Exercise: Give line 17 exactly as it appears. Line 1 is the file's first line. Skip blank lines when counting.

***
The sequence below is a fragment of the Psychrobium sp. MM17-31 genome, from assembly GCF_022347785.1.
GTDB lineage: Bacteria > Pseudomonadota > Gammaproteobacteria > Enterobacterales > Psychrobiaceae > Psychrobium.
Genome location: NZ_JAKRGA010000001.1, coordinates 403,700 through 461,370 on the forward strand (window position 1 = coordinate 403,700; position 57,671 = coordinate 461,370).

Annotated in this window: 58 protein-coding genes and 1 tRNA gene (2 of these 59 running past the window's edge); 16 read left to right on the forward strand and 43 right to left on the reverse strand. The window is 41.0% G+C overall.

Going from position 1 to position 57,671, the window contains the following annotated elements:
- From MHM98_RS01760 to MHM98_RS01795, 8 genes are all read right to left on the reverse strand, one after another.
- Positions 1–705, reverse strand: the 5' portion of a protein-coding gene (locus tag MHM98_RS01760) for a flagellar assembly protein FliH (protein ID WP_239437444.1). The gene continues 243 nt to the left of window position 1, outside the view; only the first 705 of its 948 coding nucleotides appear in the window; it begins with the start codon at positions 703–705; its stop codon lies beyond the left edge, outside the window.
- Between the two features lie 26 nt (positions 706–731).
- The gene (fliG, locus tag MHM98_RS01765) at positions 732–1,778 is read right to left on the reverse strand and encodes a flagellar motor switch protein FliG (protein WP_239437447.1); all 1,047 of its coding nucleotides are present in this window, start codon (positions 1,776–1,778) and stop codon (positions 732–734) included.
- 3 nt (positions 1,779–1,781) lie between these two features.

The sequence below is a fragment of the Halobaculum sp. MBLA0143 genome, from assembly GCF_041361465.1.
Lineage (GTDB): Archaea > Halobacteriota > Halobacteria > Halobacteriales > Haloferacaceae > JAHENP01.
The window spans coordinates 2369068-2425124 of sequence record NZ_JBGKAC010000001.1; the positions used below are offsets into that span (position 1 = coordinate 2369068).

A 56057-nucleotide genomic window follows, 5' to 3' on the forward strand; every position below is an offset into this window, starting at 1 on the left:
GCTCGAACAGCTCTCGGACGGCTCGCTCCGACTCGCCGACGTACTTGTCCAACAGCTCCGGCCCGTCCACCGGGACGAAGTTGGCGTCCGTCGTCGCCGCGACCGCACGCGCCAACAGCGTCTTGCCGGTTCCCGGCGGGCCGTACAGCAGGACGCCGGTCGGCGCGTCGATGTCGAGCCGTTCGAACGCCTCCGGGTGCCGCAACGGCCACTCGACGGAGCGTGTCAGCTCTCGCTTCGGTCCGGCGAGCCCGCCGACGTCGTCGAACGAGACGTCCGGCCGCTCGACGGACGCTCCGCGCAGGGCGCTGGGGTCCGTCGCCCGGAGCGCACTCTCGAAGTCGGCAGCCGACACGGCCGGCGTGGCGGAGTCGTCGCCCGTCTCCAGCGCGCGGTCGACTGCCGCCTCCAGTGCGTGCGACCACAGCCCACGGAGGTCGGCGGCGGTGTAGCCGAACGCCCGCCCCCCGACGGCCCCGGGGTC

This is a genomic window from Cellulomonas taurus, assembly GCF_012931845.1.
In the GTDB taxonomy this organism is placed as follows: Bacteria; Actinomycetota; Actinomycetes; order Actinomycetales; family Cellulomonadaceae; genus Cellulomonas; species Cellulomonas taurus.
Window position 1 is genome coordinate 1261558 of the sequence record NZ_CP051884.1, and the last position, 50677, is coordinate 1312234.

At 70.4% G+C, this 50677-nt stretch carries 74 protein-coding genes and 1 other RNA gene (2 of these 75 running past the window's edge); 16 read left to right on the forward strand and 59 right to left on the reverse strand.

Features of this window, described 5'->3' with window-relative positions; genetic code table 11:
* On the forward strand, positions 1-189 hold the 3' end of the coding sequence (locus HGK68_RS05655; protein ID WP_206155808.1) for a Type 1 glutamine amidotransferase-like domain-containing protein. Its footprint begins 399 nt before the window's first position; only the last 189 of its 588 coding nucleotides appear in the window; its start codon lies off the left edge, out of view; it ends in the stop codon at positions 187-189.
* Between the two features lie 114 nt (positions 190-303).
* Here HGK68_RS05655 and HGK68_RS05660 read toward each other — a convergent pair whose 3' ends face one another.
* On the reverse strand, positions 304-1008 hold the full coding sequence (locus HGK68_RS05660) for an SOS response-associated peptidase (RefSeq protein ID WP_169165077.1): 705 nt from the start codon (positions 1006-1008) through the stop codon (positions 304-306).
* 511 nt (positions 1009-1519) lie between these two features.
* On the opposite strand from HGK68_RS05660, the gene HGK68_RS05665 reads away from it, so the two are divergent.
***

In the GTDB taxonomy this organism is placed as follows: Bacteria; Actinomycetota; Actinomycetes; order Actinomycetales; family Cellulomonadaceae; genus Cellulomonas; species Cellulomonas taurus.